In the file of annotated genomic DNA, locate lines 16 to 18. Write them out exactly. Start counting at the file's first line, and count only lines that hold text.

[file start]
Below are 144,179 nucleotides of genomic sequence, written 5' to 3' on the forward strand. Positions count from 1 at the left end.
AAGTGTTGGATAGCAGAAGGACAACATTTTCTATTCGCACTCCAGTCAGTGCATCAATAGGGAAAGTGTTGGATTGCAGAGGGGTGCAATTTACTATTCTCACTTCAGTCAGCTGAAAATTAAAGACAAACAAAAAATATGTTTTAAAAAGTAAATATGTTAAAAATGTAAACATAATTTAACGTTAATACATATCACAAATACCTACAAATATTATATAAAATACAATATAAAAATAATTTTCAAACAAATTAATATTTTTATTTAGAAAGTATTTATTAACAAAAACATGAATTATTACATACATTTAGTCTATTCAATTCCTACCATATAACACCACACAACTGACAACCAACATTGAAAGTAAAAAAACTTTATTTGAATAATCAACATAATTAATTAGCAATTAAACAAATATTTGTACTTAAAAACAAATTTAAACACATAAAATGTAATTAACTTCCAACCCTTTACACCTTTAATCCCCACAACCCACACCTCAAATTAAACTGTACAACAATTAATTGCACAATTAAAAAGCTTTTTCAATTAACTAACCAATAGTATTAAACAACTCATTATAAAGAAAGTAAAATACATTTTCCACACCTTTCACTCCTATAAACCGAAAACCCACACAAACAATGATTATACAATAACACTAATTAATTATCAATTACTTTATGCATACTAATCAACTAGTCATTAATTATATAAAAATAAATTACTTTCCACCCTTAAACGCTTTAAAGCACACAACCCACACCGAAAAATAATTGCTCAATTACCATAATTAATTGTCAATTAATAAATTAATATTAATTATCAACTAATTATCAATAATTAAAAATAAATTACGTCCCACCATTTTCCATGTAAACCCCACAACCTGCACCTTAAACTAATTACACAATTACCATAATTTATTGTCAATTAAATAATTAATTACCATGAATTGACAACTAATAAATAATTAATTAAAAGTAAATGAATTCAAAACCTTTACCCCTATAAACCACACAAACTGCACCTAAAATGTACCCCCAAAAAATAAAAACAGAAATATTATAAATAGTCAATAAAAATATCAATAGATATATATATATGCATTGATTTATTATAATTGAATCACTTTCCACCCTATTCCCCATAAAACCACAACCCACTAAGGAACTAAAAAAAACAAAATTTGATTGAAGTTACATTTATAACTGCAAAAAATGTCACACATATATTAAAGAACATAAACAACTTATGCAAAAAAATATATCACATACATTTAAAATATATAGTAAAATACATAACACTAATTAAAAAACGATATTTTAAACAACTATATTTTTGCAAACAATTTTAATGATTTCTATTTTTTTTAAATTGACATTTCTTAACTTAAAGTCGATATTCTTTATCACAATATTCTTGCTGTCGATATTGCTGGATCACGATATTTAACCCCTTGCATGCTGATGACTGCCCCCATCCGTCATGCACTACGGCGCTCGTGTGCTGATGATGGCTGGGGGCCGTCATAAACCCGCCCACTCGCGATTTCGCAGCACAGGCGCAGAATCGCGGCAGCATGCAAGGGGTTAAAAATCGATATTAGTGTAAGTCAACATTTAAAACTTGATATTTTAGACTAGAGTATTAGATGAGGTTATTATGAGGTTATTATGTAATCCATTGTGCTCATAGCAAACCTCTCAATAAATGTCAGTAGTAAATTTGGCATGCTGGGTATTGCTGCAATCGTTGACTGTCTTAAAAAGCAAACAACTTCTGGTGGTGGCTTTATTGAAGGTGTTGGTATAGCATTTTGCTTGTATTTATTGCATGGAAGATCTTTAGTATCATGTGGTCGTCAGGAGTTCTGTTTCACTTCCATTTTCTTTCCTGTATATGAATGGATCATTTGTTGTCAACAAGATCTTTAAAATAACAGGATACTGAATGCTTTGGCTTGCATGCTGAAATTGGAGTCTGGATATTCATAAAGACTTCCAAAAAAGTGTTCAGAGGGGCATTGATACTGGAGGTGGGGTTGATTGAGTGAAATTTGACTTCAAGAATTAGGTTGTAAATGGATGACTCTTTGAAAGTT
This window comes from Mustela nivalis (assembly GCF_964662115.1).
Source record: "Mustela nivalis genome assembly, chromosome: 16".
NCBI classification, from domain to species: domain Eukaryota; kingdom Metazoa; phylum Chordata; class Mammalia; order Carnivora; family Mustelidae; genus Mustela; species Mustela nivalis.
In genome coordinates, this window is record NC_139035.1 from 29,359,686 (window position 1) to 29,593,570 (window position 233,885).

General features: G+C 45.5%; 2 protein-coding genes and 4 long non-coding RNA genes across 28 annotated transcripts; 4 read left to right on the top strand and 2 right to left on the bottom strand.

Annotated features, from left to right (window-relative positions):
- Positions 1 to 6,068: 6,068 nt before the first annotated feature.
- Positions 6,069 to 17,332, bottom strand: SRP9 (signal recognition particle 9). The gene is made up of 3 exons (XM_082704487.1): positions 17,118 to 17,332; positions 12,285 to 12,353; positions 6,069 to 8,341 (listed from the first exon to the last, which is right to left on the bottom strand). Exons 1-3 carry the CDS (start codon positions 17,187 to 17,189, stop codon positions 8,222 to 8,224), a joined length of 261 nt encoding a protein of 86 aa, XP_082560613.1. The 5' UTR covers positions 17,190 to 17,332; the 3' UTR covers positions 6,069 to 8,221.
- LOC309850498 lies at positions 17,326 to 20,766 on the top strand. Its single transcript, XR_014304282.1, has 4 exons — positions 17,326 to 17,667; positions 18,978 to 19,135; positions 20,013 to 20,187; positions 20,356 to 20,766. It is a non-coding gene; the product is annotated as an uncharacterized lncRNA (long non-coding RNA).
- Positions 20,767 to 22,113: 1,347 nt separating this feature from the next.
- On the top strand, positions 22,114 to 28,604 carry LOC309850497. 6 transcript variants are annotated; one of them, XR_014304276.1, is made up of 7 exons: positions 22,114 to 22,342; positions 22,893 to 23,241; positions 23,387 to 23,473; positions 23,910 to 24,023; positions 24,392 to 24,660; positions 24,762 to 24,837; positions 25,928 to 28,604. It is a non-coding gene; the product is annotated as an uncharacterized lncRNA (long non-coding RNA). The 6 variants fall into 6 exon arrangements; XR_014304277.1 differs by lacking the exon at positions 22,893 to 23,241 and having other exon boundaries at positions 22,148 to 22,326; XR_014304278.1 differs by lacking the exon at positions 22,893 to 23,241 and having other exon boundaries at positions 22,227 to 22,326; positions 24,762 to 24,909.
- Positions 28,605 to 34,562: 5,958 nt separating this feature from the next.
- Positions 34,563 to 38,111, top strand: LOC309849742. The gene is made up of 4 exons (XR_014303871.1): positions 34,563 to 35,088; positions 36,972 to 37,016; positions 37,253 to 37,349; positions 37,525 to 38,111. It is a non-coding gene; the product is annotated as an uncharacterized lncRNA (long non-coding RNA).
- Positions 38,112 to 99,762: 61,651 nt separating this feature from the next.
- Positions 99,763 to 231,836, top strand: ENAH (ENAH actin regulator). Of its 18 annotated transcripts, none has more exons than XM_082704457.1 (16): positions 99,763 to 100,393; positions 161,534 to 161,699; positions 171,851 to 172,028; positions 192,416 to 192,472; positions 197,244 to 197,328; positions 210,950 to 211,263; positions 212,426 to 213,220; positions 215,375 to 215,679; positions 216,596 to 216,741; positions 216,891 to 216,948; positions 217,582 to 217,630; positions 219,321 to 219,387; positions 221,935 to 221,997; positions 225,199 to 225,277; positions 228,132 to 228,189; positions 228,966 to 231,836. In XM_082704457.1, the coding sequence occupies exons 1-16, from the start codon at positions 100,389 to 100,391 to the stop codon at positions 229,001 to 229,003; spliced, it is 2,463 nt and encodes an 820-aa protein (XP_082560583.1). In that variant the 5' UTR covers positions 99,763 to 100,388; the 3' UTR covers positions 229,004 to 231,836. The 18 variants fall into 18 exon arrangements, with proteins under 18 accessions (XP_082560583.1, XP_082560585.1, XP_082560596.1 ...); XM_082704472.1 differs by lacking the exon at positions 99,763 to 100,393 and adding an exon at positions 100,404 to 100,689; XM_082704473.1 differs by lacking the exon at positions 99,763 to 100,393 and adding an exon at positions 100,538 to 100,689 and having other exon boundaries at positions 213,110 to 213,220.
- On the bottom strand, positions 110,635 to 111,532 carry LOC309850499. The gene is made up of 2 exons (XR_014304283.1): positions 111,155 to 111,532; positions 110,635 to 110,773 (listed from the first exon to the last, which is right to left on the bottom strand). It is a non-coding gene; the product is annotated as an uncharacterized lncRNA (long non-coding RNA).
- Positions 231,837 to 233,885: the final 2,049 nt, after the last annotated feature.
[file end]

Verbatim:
- Positions 38,112 to 99,762: 61,651 nt separating this feature from the next.
- Positions 99,763 to 231,836, top strand: ENAH (ENAH actin regulator). Of its 18 annotated transcripts, none has more exons than XM_082704457.1 (16): positions 99,763 to 100,393; positions 161,534 to 161,699; positions 171,851 to 172,028; positions 192,416 to 192,472; positions 197,244 to 197,328; positions 210,950 to 211,263; positions 212,426 to 213,220; positions 215,375 to 215,679; positions 216,596 to 216,741; positions 216,891 to 216,948; positions 217,582 to 217,630; positions 219,321 to 219,387; positions 221,935 to 221,997; positions 225,199 to 225,277; positions 228,132 to 228,189; positions 228,966 to 231,836. In XM_082704457.1, the coding sequence occupies exons 1-16, from the start codon at positions 100,389 to 100,391 to the stop codon at positions 229,001 to 229,003; spliced, it is 2,463 nt and encodes an 820-aa protein (XP_082560583.1). In that variant the 5' UTR covers positions 99,763 to 100,388; the 3' UTR covers positions 229,004 to 231,836. The 18 variants fall into 18 exon arrangements, with proteins under 18 accessions (XP_082560583.1, XP_082560585.1, XP_082560596.1 ...); XM_082704472.1 differs by lacking the exon at positions 99,763 to 100,393 and adding an exon at positions 100,404 to 100,689; XM_082704473.1 differs by lacking the exon at positions 99,763 to 100,393 and adding an exon at positions 100,538 to 100,689 and having other exon boundaries at positions 213,110 to 213,220.
- On the bottom strand, positions 110,635 to 111,532 carry LOC309850499. The gene is made up of 2 exons (XR_014304283.1): positions 111,155 to 111,532; positions 110,635 to 110,773 (listed from the first exon to the last, which is right to left on the bottom strand). It is a non-coding gene; the product is annotated as an uncharacterized lncRNA (long non-coding RNA).